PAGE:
Friday, May 03, 2019

L'Âge d'Or / The Golden Age (The Nitrate Picture Show)

L'Âge d'Or. Lya Lys by the magic mirror. Photo: Céline Ruivo (Facebook, 16 May 2019).

L'Âge d'Or.

Kulta-aika / Guldåldern.
Luis Buñuel, France 1930
Print source: George Eastman Museum, Rochester, NY
Running time: 63 minutes
The Nitrate Picture Show (NPS), George Eastman Museum, Dryden Theatre, Rochester, 3 May 2019.

NPS: About the print
Henri Langlois of the Cinémathèque française was traveling the US with nitrate prints, and while visiting Rochester found himself low on funds. His friend (and Eastman Museum’s first film curator) James Card purchased this print for the museum’s collection. Shrinkage: 0.65%

About the film
“Never before at the cinema, and with such vigor, such contempt for decency, has bourgeois society and its properties—the police, religion, the army, morality, the family, even the State—received such a volley of kicks in the ass. . . . Obviously, in making L’âge d’or, the authors wanted snobs and fashionable people, who had freely admired Un chien andalou and had, thus, insulted them, not to misunderstand their intention this time and to feel the disgust in which they hold them.”
— Léon Moussinac, L’Humanité, December 7, 1930 (translated by Alicia Chester)

“Will discord always reign over the Surrealists? . . . Wednesday evening . . . around thirty protesters had decided to interrupt the screening of a film whose incoherence, to tell the truth, must more readily draw a smile than indignation. But it was in the plans of this little troop to be indignant. They did so by blowing whistles, throwing bottles of ink that splattered in unexpected overlays, and using batons to break everything around. Calm was restored only by a squad of agents.”
— Le Figaro, December 13, 1930 (translated by Alicia Chester)

“All those who have safeguarded the grandeur that is France, all those, even if they are atheists, who respect Religion, all those who honour family life and hold childhood sacred, all those who have faith in a race which has enlightened the world, all those sons of France whom you have chosen to defend you against the moral poison of unworthy spectacles appeal to you now to uphold the rights of the censor.”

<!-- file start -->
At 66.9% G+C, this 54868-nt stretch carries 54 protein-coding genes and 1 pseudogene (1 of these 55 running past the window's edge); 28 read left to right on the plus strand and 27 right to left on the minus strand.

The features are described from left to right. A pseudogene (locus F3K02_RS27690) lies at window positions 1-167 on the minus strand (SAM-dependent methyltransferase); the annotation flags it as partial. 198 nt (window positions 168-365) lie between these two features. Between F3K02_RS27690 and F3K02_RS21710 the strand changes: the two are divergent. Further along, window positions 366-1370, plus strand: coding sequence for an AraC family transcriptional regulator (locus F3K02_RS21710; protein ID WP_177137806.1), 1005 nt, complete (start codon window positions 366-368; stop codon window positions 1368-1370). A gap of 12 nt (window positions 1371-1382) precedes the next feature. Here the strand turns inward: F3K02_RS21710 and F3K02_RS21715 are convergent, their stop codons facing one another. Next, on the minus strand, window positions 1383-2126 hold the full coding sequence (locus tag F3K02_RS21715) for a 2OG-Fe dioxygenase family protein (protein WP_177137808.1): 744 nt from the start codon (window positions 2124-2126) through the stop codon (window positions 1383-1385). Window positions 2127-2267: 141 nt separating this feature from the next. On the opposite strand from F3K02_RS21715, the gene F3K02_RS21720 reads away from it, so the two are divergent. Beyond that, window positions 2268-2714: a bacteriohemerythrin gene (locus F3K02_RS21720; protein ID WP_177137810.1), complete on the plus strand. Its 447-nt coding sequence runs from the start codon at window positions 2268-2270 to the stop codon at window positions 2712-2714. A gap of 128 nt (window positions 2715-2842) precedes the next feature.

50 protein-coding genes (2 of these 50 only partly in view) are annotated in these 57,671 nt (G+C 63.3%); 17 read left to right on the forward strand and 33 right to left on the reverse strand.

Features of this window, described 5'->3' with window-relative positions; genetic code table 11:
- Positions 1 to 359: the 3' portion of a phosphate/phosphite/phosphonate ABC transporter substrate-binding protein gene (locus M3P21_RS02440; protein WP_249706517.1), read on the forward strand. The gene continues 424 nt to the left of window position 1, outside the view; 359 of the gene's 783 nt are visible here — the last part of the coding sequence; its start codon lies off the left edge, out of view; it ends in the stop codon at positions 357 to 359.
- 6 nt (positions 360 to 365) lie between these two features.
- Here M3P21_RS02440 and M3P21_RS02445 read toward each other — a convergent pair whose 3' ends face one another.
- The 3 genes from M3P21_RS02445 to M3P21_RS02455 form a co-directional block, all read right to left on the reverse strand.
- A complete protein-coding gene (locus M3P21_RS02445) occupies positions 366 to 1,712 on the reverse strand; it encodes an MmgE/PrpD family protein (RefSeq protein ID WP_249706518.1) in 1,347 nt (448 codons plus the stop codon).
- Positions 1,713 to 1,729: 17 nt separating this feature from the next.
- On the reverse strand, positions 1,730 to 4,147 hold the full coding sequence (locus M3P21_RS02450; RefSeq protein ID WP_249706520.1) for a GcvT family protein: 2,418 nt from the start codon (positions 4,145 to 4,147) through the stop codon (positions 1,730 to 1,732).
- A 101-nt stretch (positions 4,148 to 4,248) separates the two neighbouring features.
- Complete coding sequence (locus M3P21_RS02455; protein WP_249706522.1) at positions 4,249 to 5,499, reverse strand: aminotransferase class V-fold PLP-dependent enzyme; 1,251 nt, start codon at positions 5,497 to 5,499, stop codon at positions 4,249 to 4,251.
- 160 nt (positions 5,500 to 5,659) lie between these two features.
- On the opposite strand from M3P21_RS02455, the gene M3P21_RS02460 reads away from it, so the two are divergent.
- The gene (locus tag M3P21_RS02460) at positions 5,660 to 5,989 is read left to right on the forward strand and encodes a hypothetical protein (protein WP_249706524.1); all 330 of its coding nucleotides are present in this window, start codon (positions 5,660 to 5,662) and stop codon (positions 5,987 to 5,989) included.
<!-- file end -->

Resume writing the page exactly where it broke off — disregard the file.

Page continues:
— Richard Pierre Bodin, Le Figaro (NPS)

AA: Un film maudit banned from general distribution until 1980, L'Âge d'Or was the favourite film of Henry Miller who wrote the definitive essay on it. An uninhibited outburst from the unconscious, the key Surrealist film has lost none of its power to baffle and offend.

After many viewings the punk energy starts to lose its shock value. Instead, lyrical and humoristic passages grow in intensity.

Cast in the male leading role is Gaston Modot, a guardian spirit of the French cinema from the golden age of comedy since 1909 until his last roles on television in 1966. Modot had acted in more than a hundred farces, and Luis Buñuel uses his deadpan quality for instance in the scene where Modot shows the policemen his letter of attorney from the Society of Good Deeds.

The cornerstone of the eternal city of Rome is laid. The control of violent and sexual urges is necessary, but repression leads to perversion. LÂge d'Or is a cinematic counterpart to Sigmund Freud's Das Unbehagen in der Kultur. Every image is full of a sense of urgency, yet the film refuses to make any rational sense.

The charming and humoristic Lya Lys is cast in the female leading role. In one of the most hauntingly poetic images of the movie she is looking at the mirror, but instead of her reflection she sees her shadow. A wind blows filling the mirror with clouds.

Previously in certain sources the original duration was given as 80 minutes, but the 1980 general release version was 62 minutes – as is this nitrate print which carries the authority of provenance from Henri Langlois.

I have seen L'Âge d'Or many times in satisfactory prints and accepted its technical quality as stemming from its status as an independent production.

As for visual quality, the documentary insert of scorpions is found footage. Might it be Éclair's Le Scorpion Languedocien (1912) or Pathé's Le Scorpion (1911)? I think it was Raymond Durgnat who observed that there are six parts in L'Âge d'Or like in a scorpion – and the final part is the one with the poison sting.

The cinematographer was Albert Duverger. He had already shot Un chien andalou. It had generally been seen in cropped and battered prints until the 2003 Madrid restoration revealed for me how brilliant its true visual quality was.

Now this stunning nitrate print of L'Âge d'Or proves to me the perfect visual glory of Buñuel's second film for the first time. There is a caress and a sting in the refined whites and the dark blacks on Buñuel and Duverger's canvas.

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